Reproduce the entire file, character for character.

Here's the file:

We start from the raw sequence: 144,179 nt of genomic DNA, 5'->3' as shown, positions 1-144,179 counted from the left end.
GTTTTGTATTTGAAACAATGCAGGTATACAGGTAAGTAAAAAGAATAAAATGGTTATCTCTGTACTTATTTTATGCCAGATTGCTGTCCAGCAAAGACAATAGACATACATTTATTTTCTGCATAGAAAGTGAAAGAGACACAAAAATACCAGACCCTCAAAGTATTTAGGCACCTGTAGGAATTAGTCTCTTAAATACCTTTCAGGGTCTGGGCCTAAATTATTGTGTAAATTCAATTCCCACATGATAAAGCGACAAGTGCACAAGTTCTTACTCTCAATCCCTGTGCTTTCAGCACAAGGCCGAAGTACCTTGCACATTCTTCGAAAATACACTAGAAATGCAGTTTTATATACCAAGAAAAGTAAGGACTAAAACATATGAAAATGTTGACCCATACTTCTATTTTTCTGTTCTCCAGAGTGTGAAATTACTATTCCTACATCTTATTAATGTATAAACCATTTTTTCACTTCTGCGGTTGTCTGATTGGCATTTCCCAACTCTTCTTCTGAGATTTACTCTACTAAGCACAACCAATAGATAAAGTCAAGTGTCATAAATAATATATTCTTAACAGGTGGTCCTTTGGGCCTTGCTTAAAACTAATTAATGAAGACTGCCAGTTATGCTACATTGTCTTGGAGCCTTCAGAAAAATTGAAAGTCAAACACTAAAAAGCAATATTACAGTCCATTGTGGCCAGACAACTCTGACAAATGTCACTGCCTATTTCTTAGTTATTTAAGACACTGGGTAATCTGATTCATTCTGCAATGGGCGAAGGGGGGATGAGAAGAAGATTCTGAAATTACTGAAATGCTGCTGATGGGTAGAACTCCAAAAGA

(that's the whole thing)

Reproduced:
We start from the raw sequence: 144,179 nt of genomic DNA, 5'->3' as shown, positions 1-144,179 counted from the left end.
GTTTTGTATTTGAAACAATGCAGGTATACAGGTAAGTAAAAAGAATAAAATGGTTATCTCTGTACTTATTTTATGCCAGATTGCTGTCCAGCAAAGACAATAGACATACATTTATTTTCTGCATAGAAAGTGAAAGAGACACAAAAATACCAGACCCTCAAAGTATTTAGGCACCTGTAGGAATTAGTCTCTTAAATACCTTTCAGGGTCTGGGCCTAAATTATTGTGTAAATTCAATTCCCACATGATAAAGCGACAAGTGCACAAGTTCTTACTCTCAATCCCTGTGCTTTCAGCACAAGGCCGAAGTACCTTGCACATTCTTCGAAAATACACTAGAAATGCAGTTTTATATACCAAGAAAAGTAAGGACTAAAACATATGAAAATGTTGACCCATACTTCTATTTTTCTGTTCTCCAGAGTGTGAAATTACTATTCCTACATCTTATTAATGTATAAACCATTTTTTCACTTCTGCGGTTGTCTGATTGGCATTTCCCAACTCTTCTTCTGAGATTTACTCTACTAAGCACAACCAATAGATAAAGTCAAGTGTCATAAATAATATATTCTTAACAGGTGGTCCTTTGGGCCTTGCTTAAAACTAATTAATGAAGACTGCCAGTTATGCTACATTGTCTTGGAGCCTTCAGAAAAATTGAAAGTCAAACACTAAAAAGCAATATTACAGTCCATTGTGGCCAGACAACTCTGACAAATGTCACTGCCTATTTCTTAGTTATTTAAGACACTGGGTAATCTGATTCATTCTGCAATGGGCGAAGGGGGGATGAGAAGAAGATTCTGAAATTACTGAAATGCTGCTGATGGGTAGAACTCCAAAAGA